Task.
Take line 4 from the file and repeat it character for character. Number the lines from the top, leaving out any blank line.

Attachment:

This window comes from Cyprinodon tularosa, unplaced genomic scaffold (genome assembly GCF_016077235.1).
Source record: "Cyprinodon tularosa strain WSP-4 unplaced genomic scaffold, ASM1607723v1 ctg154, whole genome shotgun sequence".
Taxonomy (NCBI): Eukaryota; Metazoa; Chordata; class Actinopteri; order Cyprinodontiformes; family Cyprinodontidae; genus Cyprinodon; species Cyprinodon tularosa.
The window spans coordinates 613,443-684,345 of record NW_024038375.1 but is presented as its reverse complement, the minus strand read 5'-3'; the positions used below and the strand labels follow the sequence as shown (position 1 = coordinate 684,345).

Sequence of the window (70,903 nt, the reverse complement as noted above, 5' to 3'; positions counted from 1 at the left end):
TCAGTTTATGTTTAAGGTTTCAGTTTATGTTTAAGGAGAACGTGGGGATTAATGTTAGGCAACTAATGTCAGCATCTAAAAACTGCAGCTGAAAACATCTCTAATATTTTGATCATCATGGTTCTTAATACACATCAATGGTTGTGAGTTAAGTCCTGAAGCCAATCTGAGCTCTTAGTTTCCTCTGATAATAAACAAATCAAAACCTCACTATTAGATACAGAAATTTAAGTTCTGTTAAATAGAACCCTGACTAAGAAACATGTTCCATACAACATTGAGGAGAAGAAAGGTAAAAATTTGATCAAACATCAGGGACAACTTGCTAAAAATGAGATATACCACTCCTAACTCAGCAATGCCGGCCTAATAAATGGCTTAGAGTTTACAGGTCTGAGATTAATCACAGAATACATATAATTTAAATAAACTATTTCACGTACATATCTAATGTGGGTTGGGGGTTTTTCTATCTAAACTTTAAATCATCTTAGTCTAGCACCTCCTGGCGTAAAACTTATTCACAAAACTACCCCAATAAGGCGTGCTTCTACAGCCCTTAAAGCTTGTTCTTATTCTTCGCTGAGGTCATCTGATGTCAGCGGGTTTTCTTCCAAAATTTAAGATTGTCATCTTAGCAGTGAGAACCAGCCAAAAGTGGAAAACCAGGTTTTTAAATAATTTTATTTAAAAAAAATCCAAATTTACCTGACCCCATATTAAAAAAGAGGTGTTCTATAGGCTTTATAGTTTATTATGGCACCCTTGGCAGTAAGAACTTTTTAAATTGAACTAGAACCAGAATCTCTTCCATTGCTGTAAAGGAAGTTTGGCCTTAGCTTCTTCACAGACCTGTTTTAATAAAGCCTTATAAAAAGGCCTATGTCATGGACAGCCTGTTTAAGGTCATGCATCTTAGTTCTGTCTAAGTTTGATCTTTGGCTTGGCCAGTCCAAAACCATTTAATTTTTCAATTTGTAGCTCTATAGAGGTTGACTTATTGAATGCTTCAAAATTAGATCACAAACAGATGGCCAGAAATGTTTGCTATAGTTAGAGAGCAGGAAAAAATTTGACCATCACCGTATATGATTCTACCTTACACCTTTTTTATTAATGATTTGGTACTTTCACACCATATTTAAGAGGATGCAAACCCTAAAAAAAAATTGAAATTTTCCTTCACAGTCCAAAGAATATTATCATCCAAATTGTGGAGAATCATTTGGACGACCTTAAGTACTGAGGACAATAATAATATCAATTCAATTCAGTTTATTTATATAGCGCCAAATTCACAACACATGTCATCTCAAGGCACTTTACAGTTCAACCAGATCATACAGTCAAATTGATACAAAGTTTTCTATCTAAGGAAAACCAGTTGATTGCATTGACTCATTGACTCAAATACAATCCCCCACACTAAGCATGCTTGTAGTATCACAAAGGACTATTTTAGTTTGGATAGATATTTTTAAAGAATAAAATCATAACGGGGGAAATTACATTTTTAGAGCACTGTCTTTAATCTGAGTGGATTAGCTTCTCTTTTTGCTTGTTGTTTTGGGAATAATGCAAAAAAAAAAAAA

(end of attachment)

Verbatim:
The window spans coordinates 613,443-684,345 of record NW_024038375.1 but is presented as its reverse complement, the minus strand read 5'-3'; the positions used below and the strand labels follow the sequence as shown (position 1 = coordinate 684,345).